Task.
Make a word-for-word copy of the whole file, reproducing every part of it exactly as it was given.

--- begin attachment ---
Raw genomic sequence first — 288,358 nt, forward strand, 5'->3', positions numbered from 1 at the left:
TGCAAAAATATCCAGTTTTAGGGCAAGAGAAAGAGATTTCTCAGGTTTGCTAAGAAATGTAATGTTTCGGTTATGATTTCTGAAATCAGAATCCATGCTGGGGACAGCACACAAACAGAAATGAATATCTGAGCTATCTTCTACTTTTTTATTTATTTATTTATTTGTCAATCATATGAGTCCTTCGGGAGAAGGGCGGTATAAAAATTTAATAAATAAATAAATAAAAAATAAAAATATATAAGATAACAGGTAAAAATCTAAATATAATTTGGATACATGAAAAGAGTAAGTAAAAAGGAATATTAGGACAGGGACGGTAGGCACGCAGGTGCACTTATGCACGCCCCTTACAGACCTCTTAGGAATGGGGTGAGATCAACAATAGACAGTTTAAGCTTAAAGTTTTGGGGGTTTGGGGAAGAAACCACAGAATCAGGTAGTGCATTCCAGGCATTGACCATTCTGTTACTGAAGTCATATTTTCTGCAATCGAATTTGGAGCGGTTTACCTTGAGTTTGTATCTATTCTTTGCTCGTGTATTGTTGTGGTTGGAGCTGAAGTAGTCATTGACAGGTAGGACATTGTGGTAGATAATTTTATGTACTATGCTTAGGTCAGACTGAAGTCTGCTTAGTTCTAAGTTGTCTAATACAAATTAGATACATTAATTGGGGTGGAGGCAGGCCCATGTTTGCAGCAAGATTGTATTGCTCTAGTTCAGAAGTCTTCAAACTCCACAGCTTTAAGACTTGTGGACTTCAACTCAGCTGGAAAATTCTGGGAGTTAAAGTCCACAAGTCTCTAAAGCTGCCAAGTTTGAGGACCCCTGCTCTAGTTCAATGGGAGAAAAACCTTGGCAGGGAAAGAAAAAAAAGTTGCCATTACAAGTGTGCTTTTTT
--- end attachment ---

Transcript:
Raw genomic sequence first — 288,358 nt, forward strand, 5'->3', positions numbered from 1 at the left:
TGCAAAAATATCCAGTTTTAGGGCAAGAGAAAGAGATTTCTCAGGTTTGCTAAGAAATGTAATGTTTCGGTTATGATTTCTGAAATCAGAATCCATGCTGGGGACAGCACACAAACAGAAATGAATATCTGAGCTATCTTCTACTTTTTTATTTATTTATTTATTTGTCAATCATATGAGTCCTTCGGGAGAAGGGCGGTATAAAAATTTAATAAATAAATAAATAAAAAATAAAAATATATAAGATAACAGGTAAAAATCTAAATATAATTTGGATACATGAAAAGAGTAAGTAAAAAGGAATATTAGGACAGGGACGGTAGGCACGCAGGTGCACTTATGCACGCCCCTTACAGACCTCTTAGGAATGGGGTGAGATCAACAATAGACAGTTTAAGCTTAAAGTTTTGGGGGTTTGGGGAAGAAACCACAGAATCAGGTAGTGCATTCCAGGCATTGACCATTCTGTTACTGAAGTCATATTTTCTGCAATCGAATTTGGAGCGGTTTACCTTGAGTTTGTATCTATTCTTTGCTCGTGTATTGTTGTGGTTGGAGCTGAAGTAGTCATTGACAGGTAGGACATTGTGGTAGATAATTTTATGTACTATGCTTAGGTCAGACTGAAGTCTGCTTAGTTCTAAGTTGTCTAATACAAATTAGATACATTAATTGGGGTGGAGGCAGGCCCATGTTTGCAGCAAGATTGTATTGCTCTAGTTCAGAAGTCTTCAAACTCCACAGCTTTAAGACTTGTGGACTTCAACTCAGCTGGAAAATTCTGGGAGTTAAAGTCCACAAGTCTCTAAAGCTGCCAAGTTTGAGGACCCCTGCTCTAGTTCAATGGGAGAAAAACCTTGGCAGGGAAAGAAAAAAAAGTTGCCATTACAAGTGTGCTTTTTT